Text Fields


Clone the code or follow along in the online editor.


We are about to create a simple app that reverses the contents of a text field. This example also introduces some new stuff that will help us out in our next example.

Again this is a pretty short program, so I have included the whole thing here. Skim through to get an idea of how everything fits together. Right after that we will go into much more detail!

import Html exposing (Html, Attribute, div, input, text)
import Html.Attributes exposing (..)
import Html.Events exposing (onInput)
import String


main =
  Html.beginnerProgram { model = model, view = view, update = update }


-- MODEL

type alias Model =
  { content : String
  }

model : Model
model =
  { content = "" }


-- UPDATE

type Msg
  = Change String

update : Msg -> Model -> Model
update msg model =
  case msg of
    Change newContent ->
      { model | content = newContent }


-- VIEW

view : Model -> Html Msg
view model =
  div []
    [ input [ placeholder "Text to reverse", onInput Change ] []
    , div [] [ text (String.reverse model.content) ]
    ]

This code is a slight variant of the counter from the previous section. You set up a model. You define some messages. You say how to update. You make your view. The difference is just in how we filled this skeleton in. Let's walk through that!

As always, you start by guessing at what your Model should be. In our case, we know we are going to have to keep track of whatever the user has typed into the text field. We need that information so we know how to render the reversed text.

type alias Model =
  { content : String
  }

This time I chose to represent the model as a record. (You can read more about records here and here.) For now, the record stores the user input in the content field.

Note: You may be wondering, why bother having a record if it only holds one entry? Couldn't you just use the string directly? Yes, of course! But starting with a record makes it easy to add more fields as our app gets more complicated. When the time comes where we want two text inputs, we will have to do much less fiddling around.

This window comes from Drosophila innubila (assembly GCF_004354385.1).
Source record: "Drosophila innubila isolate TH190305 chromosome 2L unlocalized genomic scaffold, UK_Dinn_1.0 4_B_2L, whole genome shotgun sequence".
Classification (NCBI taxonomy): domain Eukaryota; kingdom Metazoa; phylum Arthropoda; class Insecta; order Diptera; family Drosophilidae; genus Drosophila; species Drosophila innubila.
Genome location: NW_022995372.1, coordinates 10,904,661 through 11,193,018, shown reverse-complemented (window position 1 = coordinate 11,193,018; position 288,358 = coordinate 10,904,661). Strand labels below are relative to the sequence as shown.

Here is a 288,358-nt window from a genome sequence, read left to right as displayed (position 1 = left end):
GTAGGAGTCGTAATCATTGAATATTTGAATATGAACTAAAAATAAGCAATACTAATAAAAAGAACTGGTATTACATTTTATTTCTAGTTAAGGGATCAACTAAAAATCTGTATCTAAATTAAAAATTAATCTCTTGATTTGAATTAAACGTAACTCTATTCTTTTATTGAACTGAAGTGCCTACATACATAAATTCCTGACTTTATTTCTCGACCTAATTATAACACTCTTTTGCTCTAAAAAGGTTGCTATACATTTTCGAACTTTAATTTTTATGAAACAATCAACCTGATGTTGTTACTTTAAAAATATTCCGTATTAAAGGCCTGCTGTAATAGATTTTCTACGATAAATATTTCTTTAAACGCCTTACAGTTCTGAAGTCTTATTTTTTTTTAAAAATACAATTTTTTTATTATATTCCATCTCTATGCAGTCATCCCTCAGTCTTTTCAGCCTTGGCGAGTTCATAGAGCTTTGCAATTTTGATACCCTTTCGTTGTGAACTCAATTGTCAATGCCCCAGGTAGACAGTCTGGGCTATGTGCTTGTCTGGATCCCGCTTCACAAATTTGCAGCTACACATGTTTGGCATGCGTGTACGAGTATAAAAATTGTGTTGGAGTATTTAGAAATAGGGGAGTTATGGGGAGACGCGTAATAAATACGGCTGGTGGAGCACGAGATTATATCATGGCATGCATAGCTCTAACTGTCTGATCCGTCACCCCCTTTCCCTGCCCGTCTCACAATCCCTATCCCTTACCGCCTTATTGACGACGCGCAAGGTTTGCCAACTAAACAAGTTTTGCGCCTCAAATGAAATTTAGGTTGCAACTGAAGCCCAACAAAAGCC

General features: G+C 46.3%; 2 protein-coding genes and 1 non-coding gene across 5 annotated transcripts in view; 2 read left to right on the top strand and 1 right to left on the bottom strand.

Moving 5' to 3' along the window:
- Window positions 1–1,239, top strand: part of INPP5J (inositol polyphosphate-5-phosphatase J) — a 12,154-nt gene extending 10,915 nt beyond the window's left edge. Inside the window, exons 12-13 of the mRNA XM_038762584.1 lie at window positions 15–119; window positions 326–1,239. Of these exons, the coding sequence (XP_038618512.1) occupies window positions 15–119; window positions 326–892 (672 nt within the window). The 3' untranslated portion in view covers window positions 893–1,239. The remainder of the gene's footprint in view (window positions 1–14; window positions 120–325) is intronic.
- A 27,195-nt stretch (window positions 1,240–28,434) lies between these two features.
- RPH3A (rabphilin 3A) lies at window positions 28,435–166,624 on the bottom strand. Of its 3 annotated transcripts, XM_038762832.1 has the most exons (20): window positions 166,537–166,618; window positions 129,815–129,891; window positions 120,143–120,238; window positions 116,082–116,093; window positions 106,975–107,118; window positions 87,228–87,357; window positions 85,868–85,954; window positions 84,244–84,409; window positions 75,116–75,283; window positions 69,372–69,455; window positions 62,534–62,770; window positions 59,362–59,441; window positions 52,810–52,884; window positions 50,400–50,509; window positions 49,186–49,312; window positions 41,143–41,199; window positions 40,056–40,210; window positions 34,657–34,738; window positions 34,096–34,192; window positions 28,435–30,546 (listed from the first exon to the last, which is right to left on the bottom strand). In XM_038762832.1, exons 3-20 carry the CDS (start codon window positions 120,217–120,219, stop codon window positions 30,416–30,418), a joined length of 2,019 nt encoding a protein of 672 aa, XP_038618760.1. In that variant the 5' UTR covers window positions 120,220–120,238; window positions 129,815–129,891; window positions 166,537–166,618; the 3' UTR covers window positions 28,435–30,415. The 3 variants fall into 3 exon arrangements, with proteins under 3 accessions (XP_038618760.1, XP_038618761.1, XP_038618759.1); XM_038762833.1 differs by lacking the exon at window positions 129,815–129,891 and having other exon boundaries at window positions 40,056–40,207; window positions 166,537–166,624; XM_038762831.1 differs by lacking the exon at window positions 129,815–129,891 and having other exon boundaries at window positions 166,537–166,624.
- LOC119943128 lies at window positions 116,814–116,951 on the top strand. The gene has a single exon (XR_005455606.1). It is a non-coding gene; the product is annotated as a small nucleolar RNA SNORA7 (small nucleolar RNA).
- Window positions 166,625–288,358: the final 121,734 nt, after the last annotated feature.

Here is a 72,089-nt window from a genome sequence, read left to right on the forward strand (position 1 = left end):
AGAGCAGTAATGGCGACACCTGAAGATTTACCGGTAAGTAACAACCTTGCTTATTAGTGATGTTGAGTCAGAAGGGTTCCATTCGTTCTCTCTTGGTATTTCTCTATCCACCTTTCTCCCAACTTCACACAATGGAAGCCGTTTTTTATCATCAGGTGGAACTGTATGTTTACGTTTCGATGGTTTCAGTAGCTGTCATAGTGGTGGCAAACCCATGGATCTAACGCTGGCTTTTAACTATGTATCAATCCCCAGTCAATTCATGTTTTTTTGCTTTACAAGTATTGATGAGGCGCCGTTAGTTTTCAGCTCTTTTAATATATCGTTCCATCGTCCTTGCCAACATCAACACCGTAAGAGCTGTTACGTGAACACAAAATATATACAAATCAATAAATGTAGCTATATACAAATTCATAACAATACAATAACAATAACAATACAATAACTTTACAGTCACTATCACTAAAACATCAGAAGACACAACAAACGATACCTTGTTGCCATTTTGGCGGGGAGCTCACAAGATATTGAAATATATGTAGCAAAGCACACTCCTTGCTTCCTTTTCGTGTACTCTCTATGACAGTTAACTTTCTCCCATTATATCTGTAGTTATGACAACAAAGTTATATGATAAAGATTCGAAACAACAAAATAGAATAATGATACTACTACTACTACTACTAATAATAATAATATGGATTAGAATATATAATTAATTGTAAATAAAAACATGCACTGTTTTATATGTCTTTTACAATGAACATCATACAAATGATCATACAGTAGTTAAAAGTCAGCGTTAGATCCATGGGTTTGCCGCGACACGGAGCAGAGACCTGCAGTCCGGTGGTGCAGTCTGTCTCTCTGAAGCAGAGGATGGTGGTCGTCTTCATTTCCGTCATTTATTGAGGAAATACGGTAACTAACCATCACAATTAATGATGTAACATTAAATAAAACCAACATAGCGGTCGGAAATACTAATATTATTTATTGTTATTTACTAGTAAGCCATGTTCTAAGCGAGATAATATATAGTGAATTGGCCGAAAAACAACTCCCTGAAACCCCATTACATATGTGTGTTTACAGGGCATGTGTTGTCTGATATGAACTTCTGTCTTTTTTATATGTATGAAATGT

Okay, so we have our model. Now in this app there is only one kind of message really. The user can change the contents of the text field.

type Msg
  = Change String

This means our update function just has to handle this one case:

update : Msg -> Model -> Model
update msg model =
  case msg of
    Change newContent ->
      { model | content = newContent }

When we receive new content, we use the record update syntax to update the contents of content.

Finally we need to say how to view our application:

view : Model -> Html Msg
view model =
  div []
    [ input [ placeholder "Text to reverse", onInput Change ] []
    , div [] [ text (String.reverse model.content) ]
    ]

We create a <div> with two children.

The interesting child is the <input> node. In addition to the placeholder attribute, it uses onInput to declare what messages should be sent when the user types into this input.

This onInput function is kind of interesting. It takes one argument, in this case the Change function which was created when we declared the Msg type:

Change : String -> Msg

This function is used to tag whatever is currently in the text field. So let's say the text field currently holds yol and the user types o. This triggers an input event, so we will get the message Change "yolo" in our update function.

So now we have a simple text field that can reverse user input. Neat! Now on to putting a bunch of text fields together into a more traditional form.

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